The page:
The North Carolina Division of Forest Resources and the Cooperative Extension Service can provide a list of graduate consulting foresters. A landowner can also secure names from the telephone directory or from a woodland owning friend.

How Do You Select a Consultant?

The landowner should request information from a few consulting foresters before selecting one. Be sure to obtain the forester’s specific qualifications, references from previous clients, and fee estimates. To prevent a potential conflict of interest, avoid those who are buyers for a single forest products company.

Once a professionally qualified consultant has been selected, a contract or written agreement should be signed. It should include a list of services to be performed, who will perform them, and the agreed cost of services, The consultant should welcome any questions and clarifications that the landowner may seek. Good communication between the landowner and consultant is essential.

What Services Does a Consultant Provide?

Services offered by consulting foresters vary considerably. The following is a list of services the landowner should expect from a fully qualified professional. The landowner should be sure that the contract or written agreement clearly itemizes the services he expects.

Timber Sales

When a stand of timber is to be harvested by the clearcut method, the consultant marks the boundaries of the area. When using the selection method, the consultant marks the boundaries and the trees to be harvested, painting the stump as well as the trunk to make sure unmarked trees are not cut. Sometimes the trees to be left are marked instead of the trees to be cut. The consultant may record the species, diameter, quality, and height of each tree to be cut. With this information, he can calculate the volume of the sale and prepare a contract for the owner’s approval. The consultant may also determine where to locate the skid trails and log landing.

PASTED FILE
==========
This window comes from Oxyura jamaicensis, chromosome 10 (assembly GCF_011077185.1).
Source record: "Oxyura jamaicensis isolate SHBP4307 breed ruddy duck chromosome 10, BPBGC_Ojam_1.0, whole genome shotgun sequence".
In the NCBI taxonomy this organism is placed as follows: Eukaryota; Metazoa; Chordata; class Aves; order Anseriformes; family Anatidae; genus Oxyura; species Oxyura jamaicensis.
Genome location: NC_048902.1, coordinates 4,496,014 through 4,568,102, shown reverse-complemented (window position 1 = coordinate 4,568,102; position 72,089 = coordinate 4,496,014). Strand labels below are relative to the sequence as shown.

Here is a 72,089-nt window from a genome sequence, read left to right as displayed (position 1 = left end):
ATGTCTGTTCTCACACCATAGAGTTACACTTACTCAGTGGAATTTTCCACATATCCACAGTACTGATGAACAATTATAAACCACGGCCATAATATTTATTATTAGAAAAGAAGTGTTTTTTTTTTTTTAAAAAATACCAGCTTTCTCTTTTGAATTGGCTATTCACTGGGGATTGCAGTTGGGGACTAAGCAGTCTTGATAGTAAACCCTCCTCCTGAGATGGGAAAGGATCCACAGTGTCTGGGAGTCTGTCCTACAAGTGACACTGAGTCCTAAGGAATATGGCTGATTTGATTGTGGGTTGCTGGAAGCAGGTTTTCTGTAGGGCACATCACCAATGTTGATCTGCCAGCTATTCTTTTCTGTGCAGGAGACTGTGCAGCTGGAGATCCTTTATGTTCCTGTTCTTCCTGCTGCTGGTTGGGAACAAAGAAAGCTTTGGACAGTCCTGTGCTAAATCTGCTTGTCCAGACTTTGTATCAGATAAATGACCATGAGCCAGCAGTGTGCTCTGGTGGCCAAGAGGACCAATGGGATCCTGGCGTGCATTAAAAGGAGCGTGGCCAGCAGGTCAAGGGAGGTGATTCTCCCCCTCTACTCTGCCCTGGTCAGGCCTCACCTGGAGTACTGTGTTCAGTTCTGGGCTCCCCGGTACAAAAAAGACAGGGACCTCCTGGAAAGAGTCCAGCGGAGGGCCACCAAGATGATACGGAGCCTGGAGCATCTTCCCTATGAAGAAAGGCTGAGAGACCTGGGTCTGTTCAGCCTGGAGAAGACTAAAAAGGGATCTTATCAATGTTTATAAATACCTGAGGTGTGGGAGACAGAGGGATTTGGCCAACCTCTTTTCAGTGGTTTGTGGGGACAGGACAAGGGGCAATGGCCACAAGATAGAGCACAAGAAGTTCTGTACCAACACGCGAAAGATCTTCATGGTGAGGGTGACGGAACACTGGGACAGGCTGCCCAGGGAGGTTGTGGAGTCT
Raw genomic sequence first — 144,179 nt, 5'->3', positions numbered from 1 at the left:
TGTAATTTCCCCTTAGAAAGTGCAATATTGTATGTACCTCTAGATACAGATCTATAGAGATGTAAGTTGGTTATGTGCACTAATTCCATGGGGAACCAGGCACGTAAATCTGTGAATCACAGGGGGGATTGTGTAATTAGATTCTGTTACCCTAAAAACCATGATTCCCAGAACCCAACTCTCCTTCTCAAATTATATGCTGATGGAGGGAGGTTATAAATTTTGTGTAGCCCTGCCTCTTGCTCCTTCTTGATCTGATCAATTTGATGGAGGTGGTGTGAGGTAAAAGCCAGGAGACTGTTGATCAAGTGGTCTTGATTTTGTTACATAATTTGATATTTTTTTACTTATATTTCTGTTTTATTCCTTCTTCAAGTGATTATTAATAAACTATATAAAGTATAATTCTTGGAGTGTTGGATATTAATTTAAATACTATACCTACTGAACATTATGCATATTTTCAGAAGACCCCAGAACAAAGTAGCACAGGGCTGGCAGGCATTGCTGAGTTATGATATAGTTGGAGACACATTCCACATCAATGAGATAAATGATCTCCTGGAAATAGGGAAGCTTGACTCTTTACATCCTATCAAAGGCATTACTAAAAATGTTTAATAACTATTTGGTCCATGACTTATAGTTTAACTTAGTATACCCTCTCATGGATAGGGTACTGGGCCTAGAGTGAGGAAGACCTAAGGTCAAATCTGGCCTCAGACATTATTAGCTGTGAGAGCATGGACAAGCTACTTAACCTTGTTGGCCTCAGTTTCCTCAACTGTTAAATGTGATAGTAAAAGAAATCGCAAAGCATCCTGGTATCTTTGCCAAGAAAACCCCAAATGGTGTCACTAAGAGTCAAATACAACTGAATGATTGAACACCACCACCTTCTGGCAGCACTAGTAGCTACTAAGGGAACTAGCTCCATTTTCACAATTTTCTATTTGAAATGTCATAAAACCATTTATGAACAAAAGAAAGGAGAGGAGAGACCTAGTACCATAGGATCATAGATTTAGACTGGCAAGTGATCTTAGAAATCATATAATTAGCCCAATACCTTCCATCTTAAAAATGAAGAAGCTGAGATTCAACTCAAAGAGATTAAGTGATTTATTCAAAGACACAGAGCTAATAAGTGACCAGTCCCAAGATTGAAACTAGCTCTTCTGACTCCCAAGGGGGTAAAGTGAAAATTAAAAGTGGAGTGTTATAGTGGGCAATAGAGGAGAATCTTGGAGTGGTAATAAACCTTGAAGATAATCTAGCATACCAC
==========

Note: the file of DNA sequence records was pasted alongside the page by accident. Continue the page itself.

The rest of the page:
For a sealed-bid sale, the consulting forester will send potential buyers an “invitation to bid on standing timber,” which includes volumes, species, size classes, and tree quality. It may also include dates for woodlot inspection, the payment schedule, dates for beginning and completing logging operations, the performance deposit required, if any, and any other conditions of the sale that will protect the landowner’s property and best interests.

The forester will show the woodlot to potential buyers, supervise the opening of bids, and advise the landowner on available alternatives. After the landowner chooses the buyer, the forester will have the buyer sign the contract, collect the performance bond and all or part of the sale price, and arrange the details of the logging operation. He may check the logging operation to ensure that the terms of the contract are honored.